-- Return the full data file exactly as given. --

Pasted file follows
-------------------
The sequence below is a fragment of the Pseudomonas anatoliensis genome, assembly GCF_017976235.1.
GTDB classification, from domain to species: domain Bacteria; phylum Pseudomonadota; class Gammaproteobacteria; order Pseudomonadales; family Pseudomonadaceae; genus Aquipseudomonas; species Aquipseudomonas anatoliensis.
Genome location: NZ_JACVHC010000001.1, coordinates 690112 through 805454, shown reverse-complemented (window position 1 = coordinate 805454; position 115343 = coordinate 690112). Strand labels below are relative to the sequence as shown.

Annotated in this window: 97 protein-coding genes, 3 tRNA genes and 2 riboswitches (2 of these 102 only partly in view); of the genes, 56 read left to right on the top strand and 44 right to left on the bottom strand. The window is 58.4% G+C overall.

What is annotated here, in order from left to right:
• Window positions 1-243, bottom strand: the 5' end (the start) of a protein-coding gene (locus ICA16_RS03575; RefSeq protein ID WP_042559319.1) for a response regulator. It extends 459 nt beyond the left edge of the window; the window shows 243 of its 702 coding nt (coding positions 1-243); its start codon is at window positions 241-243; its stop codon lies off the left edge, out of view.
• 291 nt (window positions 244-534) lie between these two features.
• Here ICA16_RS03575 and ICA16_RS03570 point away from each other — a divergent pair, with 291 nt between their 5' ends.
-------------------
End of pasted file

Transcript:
The sequence below is a fragment of the Pseudomonas anatoliensis genome, assembly GCF_017976235.1.
GTDB classification, from domain to species: domain Bacteria; phylum Pseudomonadota; class Gammaproteobacteria; order Pseudomonadales; family Pseudomonadaceae; genus Aquipseudomonas; species Aquipseudomonas anatoliensis.
Genome location: NZ_JACVHC010000001.1, coordinates 690112 through 805454, shown reverse-complemented (window position 1 = coordinate 805454; position 115343 = coordinate 690112). Strand labels below are relative to the sequence as shown.

Annotated in this window: 97 protein-coding genes, 3 tRNA genes and 2 riboswitches (2 of these 102 only partly in view); of the genes, 56 read left to right on the top strand and 44 right to left on the bottom strand. The window is 58.4% G+C overall.

What is annotated here, in order from left to right:
• Window positions 1-243, bottom strand: the 5' end (the start) of a protein-coding gene (locus ICA16_RS03575; RefSeq protein ID WP_042559319.1) for a response regulator. It extends 459 nt beyond the left edge of the window; the window shows 243 of its 702 coding nt (coding positions 1-243); its start codon is at window positions 241-243; its stop codon lies off the left edge, out of view.
• 291 nt (window positions 244-534) lie between these two features.
• Here ICA16_RS03575 and ICA16_RS03570 point away from each other — a divergent pair, with 291 nt between their 5' ends.